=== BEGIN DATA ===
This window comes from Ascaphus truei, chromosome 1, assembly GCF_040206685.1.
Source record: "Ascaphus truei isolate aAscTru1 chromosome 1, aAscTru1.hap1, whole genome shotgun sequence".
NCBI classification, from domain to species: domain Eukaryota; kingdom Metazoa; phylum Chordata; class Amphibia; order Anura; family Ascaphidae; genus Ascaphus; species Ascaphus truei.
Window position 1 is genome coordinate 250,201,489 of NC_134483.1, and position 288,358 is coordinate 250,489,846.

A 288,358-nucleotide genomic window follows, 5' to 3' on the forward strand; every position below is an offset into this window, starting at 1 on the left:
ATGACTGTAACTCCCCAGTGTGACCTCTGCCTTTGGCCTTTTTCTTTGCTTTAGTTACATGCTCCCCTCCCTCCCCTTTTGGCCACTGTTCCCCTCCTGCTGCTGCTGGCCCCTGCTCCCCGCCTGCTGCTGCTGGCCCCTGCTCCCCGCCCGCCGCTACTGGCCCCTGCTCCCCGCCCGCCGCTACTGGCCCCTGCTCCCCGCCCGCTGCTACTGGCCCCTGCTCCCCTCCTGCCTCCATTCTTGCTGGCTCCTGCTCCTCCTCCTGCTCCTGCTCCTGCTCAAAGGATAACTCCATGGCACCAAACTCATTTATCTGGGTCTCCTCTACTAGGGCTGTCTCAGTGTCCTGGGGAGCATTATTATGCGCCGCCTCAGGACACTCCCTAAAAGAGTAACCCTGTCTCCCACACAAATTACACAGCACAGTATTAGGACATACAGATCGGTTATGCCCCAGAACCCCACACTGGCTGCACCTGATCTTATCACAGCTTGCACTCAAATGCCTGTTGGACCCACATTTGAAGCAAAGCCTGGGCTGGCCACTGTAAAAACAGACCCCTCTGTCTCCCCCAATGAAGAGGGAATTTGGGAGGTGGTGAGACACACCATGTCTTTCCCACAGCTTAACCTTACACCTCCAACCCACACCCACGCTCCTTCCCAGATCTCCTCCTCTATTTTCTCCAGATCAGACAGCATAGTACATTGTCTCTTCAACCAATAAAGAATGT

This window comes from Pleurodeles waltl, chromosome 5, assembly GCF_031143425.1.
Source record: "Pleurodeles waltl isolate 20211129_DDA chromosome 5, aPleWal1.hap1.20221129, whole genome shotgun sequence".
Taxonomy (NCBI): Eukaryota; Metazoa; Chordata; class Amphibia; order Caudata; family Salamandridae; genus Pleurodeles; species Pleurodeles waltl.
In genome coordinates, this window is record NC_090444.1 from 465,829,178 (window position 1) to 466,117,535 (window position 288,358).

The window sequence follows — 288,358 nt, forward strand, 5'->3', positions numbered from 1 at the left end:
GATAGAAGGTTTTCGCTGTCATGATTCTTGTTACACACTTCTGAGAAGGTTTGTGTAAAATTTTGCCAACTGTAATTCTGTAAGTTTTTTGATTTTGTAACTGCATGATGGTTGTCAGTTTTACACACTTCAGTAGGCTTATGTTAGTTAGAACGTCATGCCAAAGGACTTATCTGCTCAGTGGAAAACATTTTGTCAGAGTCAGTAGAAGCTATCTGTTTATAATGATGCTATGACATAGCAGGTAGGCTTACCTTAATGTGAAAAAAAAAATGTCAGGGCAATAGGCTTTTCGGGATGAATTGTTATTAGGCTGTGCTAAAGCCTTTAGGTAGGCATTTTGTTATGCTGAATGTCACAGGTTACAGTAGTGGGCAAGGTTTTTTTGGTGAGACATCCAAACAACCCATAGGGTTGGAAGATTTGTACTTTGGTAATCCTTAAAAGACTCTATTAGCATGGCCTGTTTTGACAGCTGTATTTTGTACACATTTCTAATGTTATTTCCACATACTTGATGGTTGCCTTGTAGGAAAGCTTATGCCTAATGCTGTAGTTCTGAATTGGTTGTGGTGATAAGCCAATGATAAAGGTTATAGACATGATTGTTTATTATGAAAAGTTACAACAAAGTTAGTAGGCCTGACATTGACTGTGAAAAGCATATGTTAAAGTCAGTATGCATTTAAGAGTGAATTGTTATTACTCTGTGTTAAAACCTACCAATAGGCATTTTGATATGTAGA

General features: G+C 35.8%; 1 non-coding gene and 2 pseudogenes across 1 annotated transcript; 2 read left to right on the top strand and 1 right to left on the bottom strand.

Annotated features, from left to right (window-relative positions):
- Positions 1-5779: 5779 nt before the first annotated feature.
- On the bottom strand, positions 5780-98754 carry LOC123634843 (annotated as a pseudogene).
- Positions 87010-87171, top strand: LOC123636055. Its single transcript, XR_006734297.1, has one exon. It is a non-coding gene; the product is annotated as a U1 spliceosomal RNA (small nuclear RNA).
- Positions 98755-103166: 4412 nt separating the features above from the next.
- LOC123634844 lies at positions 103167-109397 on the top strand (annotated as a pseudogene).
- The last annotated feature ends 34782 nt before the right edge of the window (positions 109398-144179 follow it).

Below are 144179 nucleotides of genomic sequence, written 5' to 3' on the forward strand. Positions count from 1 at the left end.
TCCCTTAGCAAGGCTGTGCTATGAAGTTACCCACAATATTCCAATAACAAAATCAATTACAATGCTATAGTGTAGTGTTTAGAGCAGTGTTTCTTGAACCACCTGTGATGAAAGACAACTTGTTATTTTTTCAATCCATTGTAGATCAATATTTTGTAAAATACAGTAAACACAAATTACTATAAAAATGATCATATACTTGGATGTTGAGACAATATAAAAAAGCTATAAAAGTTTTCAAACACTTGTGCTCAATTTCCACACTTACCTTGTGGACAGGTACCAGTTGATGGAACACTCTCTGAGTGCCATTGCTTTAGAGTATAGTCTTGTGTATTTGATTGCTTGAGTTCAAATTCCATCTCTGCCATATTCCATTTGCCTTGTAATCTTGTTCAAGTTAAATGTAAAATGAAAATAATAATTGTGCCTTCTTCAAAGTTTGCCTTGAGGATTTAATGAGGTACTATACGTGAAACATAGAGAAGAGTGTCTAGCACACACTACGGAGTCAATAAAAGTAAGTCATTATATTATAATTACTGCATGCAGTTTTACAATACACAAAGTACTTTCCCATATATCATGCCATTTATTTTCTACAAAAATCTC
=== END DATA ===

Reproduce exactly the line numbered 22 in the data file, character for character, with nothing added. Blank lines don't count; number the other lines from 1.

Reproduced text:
TCCCTTAGCAAGGCTGTGCTATGAAGTTACCCACAATATTCCAATAACAAAATCAATTACAATGCTATAGTGTAGTGTTTAGAGCAGTGTTTCTTGAACCACCTGTGATGAAAGACAACTTGTTATTTTTTCAATCCATTGTAGATCAATATTTTGTAAAATACAGTAAACACAAATTACTATAAAAATGATCATATACTTGGATGTTGAGACAATATAAAAAAGCTATAAAAGTTTTCAAACACTTGTGCTCAATTTCCACACTTACCTTGTGGACAGGTACCAGTTGATGGAACACTCTCTGAGTGCCATTGCTTTAGAGTATAGTCTTGTGTATTTGATTGCTTGAGTTCAAATTCCATCTCTGCCATATTCCATTTGCCTTGTAATCTTGTTCAAGTTAAATGTAAAATGAAAATAATAATTGTGCCTTCTTCAAAGTTTGCCTTGAGGATTTAATGAGGTACTATACGTGAAACATAGAGAAGAGTGTCTAGCACACACTACGGAGTCAATAAAAGTAAGTCATTATATTATAATTACTGCATGCAGTTTTACAATACACAAAGTACTTTCCCATATATCATGCCATTTATTTTCTACAAAAATCTC